This is the most common question I get before an upcoming backpacking trip on which I am going companionless. The truth is, not at all. In fact, I find it almost impossible not to meet other people while traveling. At hostels, money exchanges, on tours, in parks, eating at cafes, sitting alone at bars. When you’re on your own, it makes you approachable, especially if the person who’s thinking of talking to you is also traveling alone. Additionally, you can create situations where you cause yourself to meet new people, like purchasing extra food to share with others in the park or inviting people to do an interesting excursion with you. For a detailed guide on how to make friends when traveling solo, click here.

Choosing A Destination Where People Speak English Can Help Newbie Solo Travelers

If it’s your first time traveling solo, I wouldn’t recommend throwing yourself into a situation where you won’t be able to communicate with locals. It’s better to get used to traveling on your own in an environment where you’ll be able to book hotels and trains, order food at restaurants and ask for directions without having to hurriedly flip through a dictionary. You may also want to stick with more Westernized countries your first time around to limit your culture shock. Western Europe is a popular choice, especially Ireland and the United Kingdom, as well as Australia and New Zealand.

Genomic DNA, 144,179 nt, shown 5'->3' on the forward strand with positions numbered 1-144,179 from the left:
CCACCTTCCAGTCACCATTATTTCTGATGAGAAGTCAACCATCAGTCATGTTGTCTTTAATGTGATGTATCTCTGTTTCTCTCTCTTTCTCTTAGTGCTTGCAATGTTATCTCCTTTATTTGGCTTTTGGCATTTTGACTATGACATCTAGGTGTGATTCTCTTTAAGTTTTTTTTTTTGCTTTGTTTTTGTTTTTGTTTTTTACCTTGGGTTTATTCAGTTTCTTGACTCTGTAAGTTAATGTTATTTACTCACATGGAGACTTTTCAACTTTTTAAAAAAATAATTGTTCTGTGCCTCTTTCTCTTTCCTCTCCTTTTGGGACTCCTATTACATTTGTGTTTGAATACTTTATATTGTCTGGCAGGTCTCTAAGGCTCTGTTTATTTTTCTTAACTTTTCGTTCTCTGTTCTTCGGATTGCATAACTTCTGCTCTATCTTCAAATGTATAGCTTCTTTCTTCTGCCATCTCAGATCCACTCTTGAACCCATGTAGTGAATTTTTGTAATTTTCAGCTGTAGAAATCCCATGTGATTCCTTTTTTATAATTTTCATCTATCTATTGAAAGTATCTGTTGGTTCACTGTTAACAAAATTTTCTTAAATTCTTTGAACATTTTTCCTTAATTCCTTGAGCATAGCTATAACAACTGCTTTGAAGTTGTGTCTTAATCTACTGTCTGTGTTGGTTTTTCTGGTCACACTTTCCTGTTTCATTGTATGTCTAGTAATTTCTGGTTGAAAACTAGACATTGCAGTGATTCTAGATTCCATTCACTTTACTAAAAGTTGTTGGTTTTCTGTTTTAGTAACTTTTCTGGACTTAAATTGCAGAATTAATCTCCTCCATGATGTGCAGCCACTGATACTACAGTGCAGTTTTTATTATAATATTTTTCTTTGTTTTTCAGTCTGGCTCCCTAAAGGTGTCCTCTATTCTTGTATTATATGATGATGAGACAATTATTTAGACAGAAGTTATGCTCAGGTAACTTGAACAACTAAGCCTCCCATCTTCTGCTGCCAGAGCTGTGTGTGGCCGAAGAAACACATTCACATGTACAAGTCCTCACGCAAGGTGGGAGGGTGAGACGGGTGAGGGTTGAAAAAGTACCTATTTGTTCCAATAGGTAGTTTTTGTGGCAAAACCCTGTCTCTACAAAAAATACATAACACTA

Research Each City Before You Arrive

How much research you do will depend on your personal travel style; however, I do recommend getting a sense of a place before arriving. Even after numerous solo trips, I always do a bit of Googleing to check out a map, get a sense of what there is to do and, most importantly, learn about any safety issues. For example, while most people think the tourist area of a city is usually the safest, this isn’t always the case. In Quito, the touristy “La Mariscal” area is actually one of the most dangerous areas in the city. Although my hostel was less than a 10 minute walk from this area, I knew at night it was not walkable if I wanted to make it back with all my belongings. It’s also a good idea to ask your hotel or hostel to give you a map and highlight the safest areas to explore on your own.

Realize The Perks Of Solo Travel

If you’re going to travel solo, it’s important to keep a positive mindset. Instead of going into it thinking “I wish I had someone to travel with,” you need to realize the perks of traveling solo. First of all, you can choose when you want to be alone, and when you want to be social. Sometimes when I’m traveling, I like to just go to a park or wander a neighborhood on my own, getting lost in thought and just enjoying spending time with myself. If you’re traveling with a friend, they may take this personally; however, since there’s nobody to answer to when traveling on your own, you can do this. On the other hand, you can also invite others along with you if you’re in the mood to be more social.